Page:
With normal, strong A’s defense, or even just a normal day from their Platinum Glove third baseman, this might have been a 3-0 Oakland victory. Every single run the Angels scored was the result of a gift from the A’s, even after considering how well the Halos hit the ball all day.
Those weren’t even the only mistakes, just the ones that cost runs. In the 1st inning second baseman Tony Kemp bricked a grounder, in the 7th shortstop Marcus Semien muffed one, and in the 5th left fielder Robbie Grossman dropped a foul fly — it wasn’t routine by any means (and correctly wasn’t called an error), but he got there in plenty of time and put a glove on it, meaning it was absolutely a catchable ball.
I see the A’s, too, are sick of 2020 and have decided to flashback to 2016 defensively.— Melissa Lockard (@melissalockard) August 22, 2020
Fortunately, none of those shanks ended up mattering, so the bright side would be to say that those players at least got it out of their system. Semien and Grossman were Gold Glove finalists last year, and Kemp is perfectly solid at the keystone, so this day is not representative of their talent levels nor their normal everyday performances.
What’s more, in Kemp’s case, he immediately atoned for it. Two batters later, he made a diving play on a 105.6 mph liner, and flipped the ball to second for a heads-up double play — eliminating the very runner he’d let on, and ending the inning.
That’s a hell of a play by Tony Kemp pic.twitter.com/elctuDWCgr— Ben Ross (@BenRossTweets) August 22, 2020
Moving forward, I’m willing to bet we’ll see more of that than the errors.
Almost enough scoring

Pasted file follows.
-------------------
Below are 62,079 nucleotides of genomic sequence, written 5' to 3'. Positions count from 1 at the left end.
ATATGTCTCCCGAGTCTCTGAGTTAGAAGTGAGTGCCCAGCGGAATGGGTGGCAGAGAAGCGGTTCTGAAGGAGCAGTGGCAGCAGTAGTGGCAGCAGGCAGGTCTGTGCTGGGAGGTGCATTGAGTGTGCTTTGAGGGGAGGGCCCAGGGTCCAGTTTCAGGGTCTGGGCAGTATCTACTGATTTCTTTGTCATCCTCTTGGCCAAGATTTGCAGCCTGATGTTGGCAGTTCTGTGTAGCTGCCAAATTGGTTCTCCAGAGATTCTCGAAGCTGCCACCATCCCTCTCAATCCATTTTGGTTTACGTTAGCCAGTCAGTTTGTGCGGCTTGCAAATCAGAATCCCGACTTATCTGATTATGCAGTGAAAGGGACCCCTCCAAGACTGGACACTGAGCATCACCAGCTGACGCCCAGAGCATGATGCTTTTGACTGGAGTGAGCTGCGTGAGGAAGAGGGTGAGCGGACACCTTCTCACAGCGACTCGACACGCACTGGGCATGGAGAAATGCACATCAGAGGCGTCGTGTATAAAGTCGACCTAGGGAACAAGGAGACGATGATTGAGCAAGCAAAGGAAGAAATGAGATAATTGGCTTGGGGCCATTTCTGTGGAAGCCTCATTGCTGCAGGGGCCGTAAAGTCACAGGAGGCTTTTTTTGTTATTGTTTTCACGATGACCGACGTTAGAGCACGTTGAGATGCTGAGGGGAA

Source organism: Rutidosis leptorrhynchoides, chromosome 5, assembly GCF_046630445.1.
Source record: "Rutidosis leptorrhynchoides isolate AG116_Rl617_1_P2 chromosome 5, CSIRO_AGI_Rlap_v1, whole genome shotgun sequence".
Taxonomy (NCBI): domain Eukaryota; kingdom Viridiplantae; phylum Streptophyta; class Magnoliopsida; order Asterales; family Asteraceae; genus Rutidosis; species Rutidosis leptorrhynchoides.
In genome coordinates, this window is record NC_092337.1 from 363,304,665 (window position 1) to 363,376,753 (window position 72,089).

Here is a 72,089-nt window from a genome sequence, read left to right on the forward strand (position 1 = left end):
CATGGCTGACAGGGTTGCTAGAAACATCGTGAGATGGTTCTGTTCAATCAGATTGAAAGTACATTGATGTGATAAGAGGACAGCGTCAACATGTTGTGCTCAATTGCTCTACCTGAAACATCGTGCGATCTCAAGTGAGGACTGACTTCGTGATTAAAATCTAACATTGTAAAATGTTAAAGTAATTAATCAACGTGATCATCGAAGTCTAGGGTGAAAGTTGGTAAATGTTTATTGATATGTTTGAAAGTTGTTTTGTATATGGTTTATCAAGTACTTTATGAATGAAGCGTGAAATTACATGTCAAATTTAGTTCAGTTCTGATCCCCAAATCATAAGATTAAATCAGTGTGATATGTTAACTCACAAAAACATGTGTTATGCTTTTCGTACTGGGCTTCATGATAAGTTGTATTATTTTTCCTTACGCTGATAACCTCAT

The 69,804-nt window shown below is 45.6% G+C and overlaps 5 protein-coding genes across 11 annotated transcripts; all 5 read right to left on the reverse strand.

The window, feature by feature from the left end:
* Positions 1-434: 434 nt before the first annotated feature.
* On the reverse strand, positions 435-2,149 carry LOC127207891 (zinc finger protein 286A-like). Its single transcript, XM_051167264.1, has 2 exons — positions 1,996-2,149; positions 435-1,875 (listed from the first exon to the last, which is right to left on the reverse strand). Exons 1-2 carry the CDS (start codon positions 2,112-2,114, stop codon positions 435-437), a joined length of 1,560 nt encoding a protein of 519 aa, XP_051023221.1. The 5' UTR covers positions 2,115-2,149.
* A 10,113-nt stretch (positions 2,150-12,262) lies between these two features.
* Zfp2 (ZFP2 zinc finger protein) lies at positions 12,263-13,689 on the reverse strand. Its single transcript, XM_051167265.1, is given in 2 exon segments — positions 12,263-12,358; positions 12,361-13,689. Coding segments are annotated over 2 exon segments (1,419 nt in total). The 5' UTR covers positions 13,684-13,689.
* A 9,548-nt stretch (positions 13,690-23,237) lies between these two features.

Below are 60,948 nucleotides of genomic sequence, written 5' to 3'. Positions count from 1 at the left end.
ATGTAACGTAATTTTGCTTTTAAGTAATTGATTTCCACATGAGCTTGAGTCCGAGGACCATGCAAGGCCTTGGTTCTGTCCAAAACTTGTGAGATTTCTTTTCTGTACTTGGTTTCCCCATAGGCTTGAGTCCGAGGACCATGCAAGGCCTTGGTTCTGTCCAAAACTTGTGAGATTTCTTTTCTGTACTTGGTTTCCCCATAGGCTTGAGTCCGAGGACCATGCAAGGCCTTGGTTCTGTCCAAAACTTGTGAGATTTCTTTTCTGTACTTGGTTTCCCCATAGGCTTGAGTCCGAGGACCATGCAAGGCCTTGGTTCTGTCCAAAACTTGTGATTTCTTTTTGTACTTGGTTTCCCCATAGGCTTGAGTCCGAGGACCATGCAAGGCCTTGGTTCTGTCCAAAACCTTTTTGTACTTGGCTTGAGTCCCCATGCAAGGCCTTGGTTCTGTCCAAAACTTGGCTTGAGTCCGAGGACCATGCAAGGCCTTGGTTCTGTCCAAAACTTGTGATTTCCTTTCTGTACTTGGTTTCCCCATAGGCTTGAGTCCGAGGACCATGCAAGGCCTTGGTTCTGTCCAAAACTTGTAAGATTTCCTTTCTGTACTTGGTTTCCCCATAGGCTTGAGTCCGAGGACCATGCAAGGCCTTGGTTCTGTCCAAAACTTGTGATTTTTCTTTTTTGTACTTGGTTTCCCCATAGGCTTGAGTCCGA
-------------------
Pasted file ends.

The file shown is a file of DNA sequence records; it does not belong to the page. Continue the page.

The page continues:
Even after spotting their opponent four early tallies, the A’s still nearly came back. Kemp doubled in a run in the 2nd, and Chapman got one of his unearned runs back with a solo homer in the 4th.
In the 5th, Olson doubled in Ramon Laureano to make it 4-3, but they couldn’t muster the fourth run to tie it.
The A’s had runners in scoring position in four different innings, but couldn’t bring any of them home. The homer came with the bases empty, and the RBI doubles drove home runners from first base, but further opportunities were squandered in the 1st, 2nd, 4th, and 5th.
Then it got even worse, as the opportunities themselves disappeared. After Olson’s double in the 5th (and a walk by Chapman), Oakland’s final 13 batters were retired in order by one of the worst and least clutch bullpens in the majors. Welp.
There’s not much to say about Chris Bassitt. He wasn’t his best, but he was good enough to win under normal circumstances. He’s not the story of this game for better or worse.
Bassitt: 5⅔ ip, 4 runs (2 earned) (0 deserved), 6 Ks, 2 BB, 2 BB, 0 HR, 6 hits
He threw 105 pitches in under six innings, and only 63 went for strikes, so, again, we’ve seen him be stronger than this.
The bullpen kept rolling, though. Lou Trivino, T.J. McFarland, and Yusmeiro Petit combined to face 13 batters and retire nine of them — of the four runners, one reached on Semien’s error, and another was later picked off first base.
Even great teams play a bad game every so often, and this was one of those. There’s nothing here to worry about moving forward — Chapman’s skill is unquestionable even after an off-day, and the lineup can score even on their un-clutch days if they tap into enough of their plus-plus power. No pitcher is great in every start, but Bassitt is effective more often than not. The bullpen still posted zeroes, and these weren’t even the club’s top relief stars.
Brush this one off and enjoy your Saturday. Win Sunday and you win the series, and if you win every series you’ll go to the playoffs with full home-field advantage. The A’s are still the best team in the American League.
Frankie Montas vs. Dylan Bundy tomorrow, 1:10 p.m.